The Social Network Age Gap

There was an interesting article (Youngsters Not Happy Oldies Going Online) about the younger folk not really liking the fact that the older crowd is online, using social networks, and most importantly (to the youngsters anyway) sending them friend requests. The article mainly focuses on the younger people who use MySpace and Facebook to talk about and show photos of their elicit activities, not really wanting to accept their parents friend request on either social network. The article goes into several examples of students accepting their parents and some not because “its not cool” but it also points out parents might want to back off. The article does a fairly decent job of not saying what is right or wrong and how these younger folk should respond, but I think it completely ignores a point that shows why more of the older generation is getting online.

Let us look at this a little more closely. I have been on computers since I was 5 years old. I really got into them at 15. Between the ages of 5 and 15, I really just used the computer to play games and write documents. When I turned 15 and Compuserve got access to the world wide web (WWW), I was completely hooked. These days I work as an IT consultant, doing programming, setting up servers and databases, and doing assessments for my clients. So I stuck with it. The generation before mine, saw computers as nothing more than tools, sure some saw them as fun and hackable, but the population at large only really used them for writing stuff, performing calculations, and so forth. As their children got older and were surrounded by technology they became the computer using folk they are today. However, just like me, they are close to or right at 30 years of age now. Chances are that these former children have children of their own. So what does a generation of computer users do as they get older? They continue to use computers. Some move on and only use computers for games, documents, and the occasional media (music or movies). Several of them though, made careers out of the little boxes with screens and are up on the latest and greatest in computers, including social networks, hot websites, and even Linux.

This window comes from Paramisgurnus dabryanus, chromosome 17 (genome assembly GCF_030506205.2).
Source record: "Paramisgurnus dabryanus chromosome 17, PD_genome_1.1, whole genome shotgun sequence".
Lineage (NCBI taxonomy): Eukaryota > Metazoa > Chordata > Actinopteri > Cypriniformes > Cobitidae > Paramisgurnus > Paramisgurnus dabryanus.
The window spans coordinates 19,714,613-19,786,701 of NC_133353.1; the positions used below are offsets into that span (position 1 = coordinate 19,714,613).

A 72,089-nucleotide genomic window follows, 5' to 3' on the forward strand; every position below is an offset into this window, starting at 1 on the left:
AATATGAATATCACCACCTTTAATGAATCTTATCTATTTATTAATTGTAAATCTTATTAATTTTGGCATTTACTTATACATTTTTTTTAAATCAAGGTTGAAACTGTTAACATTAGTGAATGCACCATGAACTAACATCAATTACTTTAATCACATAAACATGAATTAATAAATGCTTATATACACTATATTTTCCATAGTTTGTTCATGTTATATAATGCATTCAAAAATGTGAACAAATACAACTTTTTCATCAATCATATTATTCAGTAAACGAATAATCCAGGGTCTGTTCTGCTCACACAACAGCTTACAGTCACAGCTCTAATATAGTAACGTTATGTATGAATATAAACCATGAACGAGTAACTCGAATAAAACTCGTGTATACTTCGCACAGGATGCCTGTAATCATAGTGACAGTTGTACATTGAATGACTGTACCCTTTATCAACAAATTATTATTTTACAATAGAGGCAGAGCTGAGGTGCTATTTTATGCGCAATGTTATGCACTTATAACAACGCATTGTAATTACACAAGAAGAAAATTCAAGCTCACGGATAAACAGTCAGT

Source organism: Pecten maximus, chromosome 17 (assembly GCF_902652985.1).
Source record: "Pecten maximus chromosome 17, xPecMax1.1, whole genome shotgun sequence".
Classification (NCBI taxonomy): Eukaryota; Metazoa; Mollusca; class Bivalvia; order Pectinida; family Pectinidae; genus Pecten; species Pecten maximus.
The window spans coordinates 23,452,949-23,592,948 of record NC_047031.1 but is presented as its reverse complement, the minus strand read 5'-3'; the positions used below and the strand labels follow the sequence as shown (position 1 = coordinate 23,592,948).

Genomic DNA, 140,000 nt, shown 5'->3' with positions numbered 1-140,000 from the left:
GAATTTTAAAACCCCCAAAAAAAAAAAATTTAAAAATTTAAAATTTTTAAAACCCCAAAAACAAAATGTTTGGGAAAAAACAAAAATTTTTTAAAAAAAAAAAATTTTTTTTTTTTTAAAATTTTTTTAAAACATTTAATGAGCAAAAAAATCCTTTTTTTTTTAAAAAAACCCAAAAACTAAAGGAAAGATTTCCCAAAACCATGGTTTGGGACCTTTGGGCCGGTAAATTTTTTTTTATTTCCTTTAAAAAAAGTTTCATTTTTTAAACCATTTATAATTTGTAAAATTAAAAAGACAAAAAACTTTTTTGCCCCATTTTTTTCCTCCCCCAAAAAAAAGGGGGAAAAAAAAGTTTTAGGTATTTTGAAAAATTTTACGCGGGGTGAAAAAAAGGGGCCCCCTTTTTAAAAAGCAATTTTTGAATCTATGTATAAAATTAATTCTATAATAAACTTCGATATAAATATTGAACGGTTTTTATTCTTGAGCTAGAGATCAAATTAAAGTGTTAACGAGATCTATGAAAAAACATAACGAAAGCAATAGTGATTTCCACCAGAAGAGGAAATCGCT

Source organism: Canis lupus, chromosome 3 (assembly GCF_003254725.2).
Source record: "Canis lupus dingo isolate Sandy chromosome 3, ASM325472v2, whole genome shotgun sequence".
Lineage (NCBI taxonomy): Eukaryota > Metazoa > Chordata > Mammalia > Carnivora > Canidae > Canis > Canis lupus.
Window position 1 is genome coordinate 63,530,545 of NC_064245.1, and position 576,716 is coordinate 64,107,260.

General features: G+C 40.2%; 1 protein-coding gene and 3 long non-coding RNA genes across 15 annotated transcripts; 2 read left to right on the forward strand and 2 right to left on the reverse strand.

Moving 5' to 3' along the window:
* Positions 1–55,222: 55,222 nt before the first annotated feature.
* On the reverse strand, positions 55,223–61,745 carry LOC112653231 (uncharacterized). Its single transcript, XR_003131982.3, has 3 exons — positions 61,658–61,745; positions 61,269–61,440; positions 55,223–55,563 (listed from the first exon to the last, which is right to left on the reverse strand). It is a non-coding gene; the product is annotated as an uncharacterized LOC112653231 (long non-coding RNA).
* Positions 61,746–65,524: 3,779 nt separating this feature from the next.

What does that all mean to the generation after mine? Well, it means that when my daughter gets old enough to have a computer in her room with internet access, she’ll know that “daddy” plays on computers too. Will that mean that she won’t go onto the social networks, post incriminating photos of herself doing the things that teenagers and new college students do? Probably not, in fact she’ll probably do it before most of her friends. Does that mean I’m going to spy on her MySpace just to make sure? Not really. But the kids today have to realize that it was those adults they are so weirded out by that made the internet what it is today. It is because of those adults that the internet became more than just a fad, it became a tool. The natural momentum just means that we kept up with it all. Not everyone mind you but a good number of us. I’m 28 now and have been using the internet in some form for around 14 years. I had BBS (bulletin board system) accounts where I talked to others in my city and from around the country on a nightly basis. It was through them I learned about IRC (Internet Relay Chat), that was before I got on Compuserve and discovered the big WWW. For me this is all a progression of what I have been doing since I was a teenager myself. Will my daughter understand that? More than likely. Will she like it that daddy knows more about computers than she does? Probably not.

I think that most kids these days and those that are on their way to being teenagers in the next 8-10 years should realize now that mommy and daddy know about and use the internet quite frequently. In fact, several parents are going to be quite adept at using the internet, and really you just need to deal. We will be on your social networks, we’ll be on your IM list, and we’ll Twitter you when you’re out on your first date. That just comes with the territory of being a part of the generation to come after mine.

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